Who is burning Cape Town’s trains?
#UniteBehind wants President Cyril Ramaphosa to declare the recent arson attacks on trains in Cape Town a national disaster, reports GroundUp.
In a letter, the civil society group called on Ramaphosa and the government to impose "unified action between the relevant authorities, including [the Passenger Rail Agency of SA], local and national government, SAPS, the Directorate for Priority Crime Investigation (the Hawks) and the National Prosecuting Authority; for forensic units to find those responsible for acts of sabotage; for daily updates on progress to commuters; and a dedicated monitoring room to track incidents".
These demands were put in a letter to the president on Tuesday.
This comes after a seat was set alight in a train at Cape Town station on Tuesday morning. A suspect has been arrested.
A fire at Cape Town station on July 21 destroyed seven rail coaches. Another on July 26 at Retreat destroyed five carriages.
In May, a commuter died in a train fire near Ottery station and another woman suffered severe burn wounds. The fires have caused long delays for commuters using an already strained train service.
In its letter, #UniteBehind highlighted its #FixOurTrains campaign, started in 2017 to remedy "the current crisis" experienced by train commuters daily in the Western Cape.
The group believes that the attacks have been orchestrated to cripple Cape Town's public transport system.
"These are not random acts of violence, but a concerted effort against Cape Town's public transport system, and by extension, our economy. Our city and around half a million rail commuters are under attack," it said.
#UniteBehind said that no plan had been put forward during a meeting with Transport Minister Blade Nzimande on July 27.
"We were all invited to an imbizo. #UniteBehind refuses to believe that an imbizo will solve the current crisis. Leadership, a plan, and decisive action is what is needed," it said.
The civil society group has given Ramaphosa until Monday to respond to its demands.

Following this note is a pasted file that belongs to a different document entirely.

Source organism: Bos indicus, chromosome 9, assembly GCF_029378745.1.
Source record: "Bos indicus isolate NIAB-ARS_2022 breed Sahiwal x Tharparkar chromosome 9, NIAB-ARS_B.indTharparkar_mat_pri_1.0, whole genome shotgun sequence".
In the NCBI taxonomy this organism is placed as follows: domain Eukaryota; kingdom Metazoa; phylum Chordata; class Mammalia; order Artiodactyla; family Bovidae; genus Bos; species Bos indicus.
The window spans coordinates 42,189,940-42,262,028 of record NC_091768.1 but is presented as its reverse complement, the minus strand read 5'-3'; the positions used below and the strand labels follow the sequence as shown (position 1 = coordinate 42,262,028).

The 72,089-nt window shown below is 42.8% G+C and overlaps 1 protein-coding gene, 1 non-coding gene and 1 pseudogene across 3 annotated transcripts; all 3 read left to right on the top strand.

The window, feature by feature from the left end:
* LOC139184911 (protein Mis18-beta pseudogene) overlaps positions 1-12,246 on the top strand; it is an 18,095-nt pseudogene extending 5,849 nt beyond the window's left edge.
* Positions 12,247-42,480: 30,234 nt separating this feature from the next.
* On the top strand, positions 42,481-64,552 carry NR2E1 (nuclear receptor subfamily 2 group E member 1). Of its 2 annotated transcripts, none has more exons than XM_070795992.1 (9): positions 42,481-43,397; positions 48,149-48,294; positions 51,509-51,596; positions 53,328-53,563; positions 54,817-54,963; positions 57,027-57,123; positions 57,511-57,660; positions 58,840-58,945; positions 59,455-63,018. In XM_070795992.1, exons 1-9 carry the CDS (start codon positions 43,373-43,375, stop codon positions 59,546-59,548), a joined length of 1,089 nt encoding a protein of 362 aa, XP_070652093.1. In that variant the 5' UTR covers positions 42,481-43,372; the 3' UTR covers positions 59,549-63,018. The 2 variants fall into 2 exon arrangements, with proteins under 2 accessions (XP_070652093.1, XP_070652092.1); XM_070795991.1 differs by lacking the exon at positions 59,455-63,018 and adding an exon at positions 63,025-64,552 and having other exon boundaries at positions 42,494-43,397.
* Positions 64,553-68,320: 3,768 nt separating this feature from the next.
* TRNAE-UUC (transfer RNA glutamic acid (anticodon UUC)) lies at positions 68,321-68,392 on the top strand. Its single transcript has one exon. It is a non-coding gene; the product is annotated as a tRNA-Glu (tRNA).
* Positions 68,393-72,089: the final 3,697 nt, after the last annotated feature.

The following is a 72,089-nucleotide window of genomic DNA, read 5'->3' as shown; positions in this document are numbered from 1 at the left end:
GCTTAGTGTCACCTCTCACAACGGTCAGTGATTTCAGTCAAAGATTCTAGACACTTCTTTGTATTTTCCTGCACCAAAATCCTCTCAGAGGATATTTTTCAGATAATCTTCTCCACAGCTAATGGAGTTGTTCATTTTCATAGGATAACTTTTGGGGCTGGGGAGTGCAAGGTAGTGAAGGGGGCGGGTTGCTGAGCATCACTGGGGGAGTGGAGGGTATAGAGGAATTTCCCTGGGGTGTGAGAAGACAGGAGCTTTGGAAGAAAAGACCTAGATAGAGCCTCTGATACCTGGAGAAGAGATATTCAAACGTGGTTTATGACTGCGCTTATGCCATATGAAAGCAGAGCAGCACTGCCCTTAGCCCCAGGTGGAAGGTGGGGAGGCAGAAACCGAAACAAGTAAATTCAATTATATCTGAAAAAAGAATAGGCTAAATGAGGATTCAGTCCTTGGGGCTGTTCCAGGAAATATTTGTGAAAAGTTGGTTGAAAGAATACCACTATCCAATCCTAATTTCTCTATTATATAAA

However, a letter sent to Ramaphosa's office in February has yet to be answered.
On Wednesday, Matthew Hirsch of #UniteBehind said most of the recent train fires appeared to be planned and to coincide with internal leadership battles at Metrorail.
"We don't believe that these are just frustrated commuters setting carriages alight. There is a more sinister element behind these attacks," he said.
Metrorail regional manager Richard Walker said that it was still "too premature to speculate" on the reasons for the attacks. Walker added that the modus operandi for the fires was that "they were deliberately set".
He said that, because train fires were classified as malicious damage to property and not arson, the consequences for perpetrators were not as severe.
"We need to lobby to change legislation, so these incidents can be reported as arson. It's not just a challenge for us, but for SAPS as well, who also have challenges with prioritising policing certain areas," he said.
Asked about #UniteBehind's call to the president, Walker said: "We appreciate all the support, especially from a civic organisation who works in communities. The more aware communities are about this, [the more] they can self-police the system and provide us with intelligence to help catch these perpetrators."
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